Once a decade, the federal government completes a population count to determine each state’s congressional and state-level representation. The federal government also uses this data to guide the distribution of funding to local communities every year. On August 12, 2021, the U.S. Census Bureau released the data collected for the most recent 2020 census. Here, Election Central takes a closer look at the outcome.
The 2020 Census revealed several major shifts that happened over the previous decade. The first is that the population of metro/urban areas increased by 9 percent since 2010. Eighty-six percent of the U.S. population now lives in metropolitan areas. This growth was especially evident in the southern and western parts of the country. The largest county remains Los Angeles County, and the largest U.S. city is still New York City. The fastest-growing metro area was The Villages, Florida, (a retirement community for those age 55 and over) which grew by 39 percent (from roughly 93,000 to 130,000 people).
The Census data revealed that the nation has become more diverse than previously measured. Questions on the new Census form helped collect more specific information about race and ethnicity. The 2020 African American population figure increased by 5.6 percent—growing from 42 million to just over 46 million in the last decade. The Hispanic or Latino population grew by 23 percent to 62.1 million people. The Asian American population from this new data collection is 24 million. This represents a 35 percent increase. The American Indian and Alaska Native population totals 9.7 million people. The multiracial population rose from 9 million people in 2010 to 33.8 million in 2020. This represents a 276 percent increase.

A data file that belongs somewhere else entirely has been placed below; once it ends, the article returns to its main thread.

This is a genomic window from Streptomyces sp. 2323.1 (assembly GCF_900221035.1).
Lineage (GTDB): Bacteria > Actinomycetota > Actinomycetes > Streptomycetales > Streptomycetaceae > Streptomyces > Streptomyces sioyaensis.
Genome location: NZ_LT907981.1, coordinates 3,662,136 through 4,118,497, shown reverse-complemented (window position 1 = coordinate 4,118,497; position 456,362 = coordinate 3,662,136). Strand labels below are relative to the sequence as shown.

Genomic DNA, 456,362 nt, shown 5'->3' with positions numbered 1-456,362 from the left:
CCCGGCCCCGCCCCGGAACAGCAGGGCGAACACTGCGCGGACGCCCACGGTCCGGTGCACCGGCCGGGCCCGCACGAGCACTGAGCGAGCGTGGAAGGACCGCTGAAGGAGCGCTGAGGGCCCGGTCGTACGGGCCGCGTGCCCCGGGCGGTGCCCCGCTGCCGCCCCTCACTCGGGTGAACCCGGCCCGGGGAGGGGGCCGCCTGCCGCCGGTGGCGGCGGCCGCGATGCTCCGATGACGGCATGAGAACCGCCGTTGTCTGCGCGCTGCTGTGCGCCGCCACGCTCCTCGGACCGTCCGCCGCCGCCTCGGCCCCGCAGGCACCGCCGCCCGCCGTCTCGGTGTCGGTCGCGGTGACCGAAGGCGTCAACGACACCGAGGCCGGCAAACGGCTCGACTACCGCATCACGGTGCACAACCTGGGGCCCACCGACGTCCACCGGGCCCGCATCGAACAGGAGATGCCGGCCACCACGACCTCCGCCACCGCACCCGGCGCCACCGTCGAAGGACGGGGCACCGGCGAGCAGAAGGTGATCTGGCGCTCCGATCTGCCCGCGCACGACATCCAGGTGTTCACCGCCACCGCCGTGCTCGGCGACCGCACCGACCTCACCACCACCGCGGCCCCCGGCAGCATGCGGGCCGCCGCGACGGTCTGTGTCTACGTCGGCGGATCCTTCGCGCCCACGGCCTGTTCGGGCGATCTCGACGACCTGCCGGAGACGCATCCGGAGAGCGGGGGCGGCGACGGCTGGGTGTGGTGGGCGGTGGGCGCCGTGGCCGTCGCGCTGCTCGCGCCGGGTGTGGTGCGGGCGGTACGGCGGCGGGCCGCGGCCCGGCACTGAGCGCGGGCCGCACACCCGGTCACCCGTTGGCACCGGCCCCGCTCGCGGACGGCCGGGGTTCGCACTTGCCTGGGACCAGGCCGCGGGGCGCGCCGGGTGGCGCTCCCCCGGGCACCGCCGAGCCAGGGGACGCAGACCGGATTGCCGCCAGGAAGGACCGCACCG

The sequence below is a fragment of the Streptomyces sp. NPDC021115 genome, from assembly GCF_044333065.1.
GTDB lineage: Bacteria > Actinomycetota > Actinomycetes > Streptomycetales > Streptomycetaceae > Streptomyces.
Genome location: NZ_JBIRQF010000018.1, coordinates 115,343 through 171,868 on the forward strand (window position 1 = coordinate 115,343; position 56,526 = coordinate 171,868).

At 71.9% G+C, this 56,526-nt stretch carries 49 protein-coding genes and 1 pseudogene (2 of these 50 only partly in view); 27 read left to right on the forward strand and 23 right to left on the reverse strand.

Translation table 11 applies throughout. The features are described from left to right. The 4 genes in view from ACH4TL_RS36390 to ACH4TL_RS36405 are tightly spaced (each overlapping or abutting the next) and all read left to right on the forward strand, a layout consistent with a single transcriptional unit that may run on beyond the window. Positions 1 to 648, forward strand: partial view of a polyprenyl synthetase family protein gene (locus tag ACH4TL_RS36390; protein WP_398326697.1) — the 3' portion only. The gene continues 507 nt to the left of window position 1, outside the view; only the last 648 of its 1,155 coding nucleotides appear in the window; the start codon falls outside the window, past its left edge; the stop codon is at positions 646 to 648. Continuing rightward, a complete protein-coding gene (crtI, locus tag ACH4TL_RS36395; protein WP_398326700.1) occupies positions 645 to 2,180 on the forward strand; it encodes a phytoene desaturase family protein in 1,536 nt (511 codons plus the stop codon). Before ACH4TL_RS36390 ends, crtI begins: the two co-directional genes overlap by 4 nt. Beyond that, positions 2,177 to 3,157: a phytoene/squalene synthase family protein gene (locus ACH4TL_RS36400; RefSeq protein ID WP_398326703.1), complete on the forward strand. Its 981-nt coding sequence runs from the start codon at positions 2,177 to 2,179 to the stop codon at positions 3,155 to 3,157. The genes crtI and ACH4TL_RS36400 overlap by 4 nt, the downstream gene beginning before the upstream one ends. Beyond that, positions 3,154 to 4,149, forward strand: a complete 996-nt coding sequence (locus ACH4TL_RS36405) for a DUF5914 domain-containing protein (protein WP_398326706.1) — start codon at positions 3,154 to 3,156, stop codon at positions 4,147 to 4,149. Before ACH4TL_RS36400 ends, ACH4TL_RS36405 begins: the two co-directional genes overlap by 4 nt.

The 2020 Census reveals that the number of adults over age 18 grew 10 percent in the past decade, to 258.3 million people. Meanwhile, the under-18 population declined by 1.4 percent, to 73.1 million. That means that more than three-quarters of the U.S. population (77.9 percent) are over 18. This growth was most dramatic in Utah, which saw a 22.8 percent increase in its adult population.
As the population of a state increases or decreases, so does the state’s congressional representation and the number of Electoral College votes the state receives. In 2021, Texas gained the most representation. It increased its number of Congressional representatives by two.. Florida, North Carolina, Oregon, Colorado, and Montana each gained one additional seat in the House of Representatives. Several other states–California, Pennsylvania, Ohio, Illinois, New York, Michigan, and West Virginia – lost a representative. All other states kept the same amount.
Remember that the total membership of the House of Representatives is 435 voting members. In 1929, Congress set a 435-seat cap on the House of Representatives membership. Since 1941, Congress has used a mathematical formula to determine the total number of representatives that each state receives based on its change in population.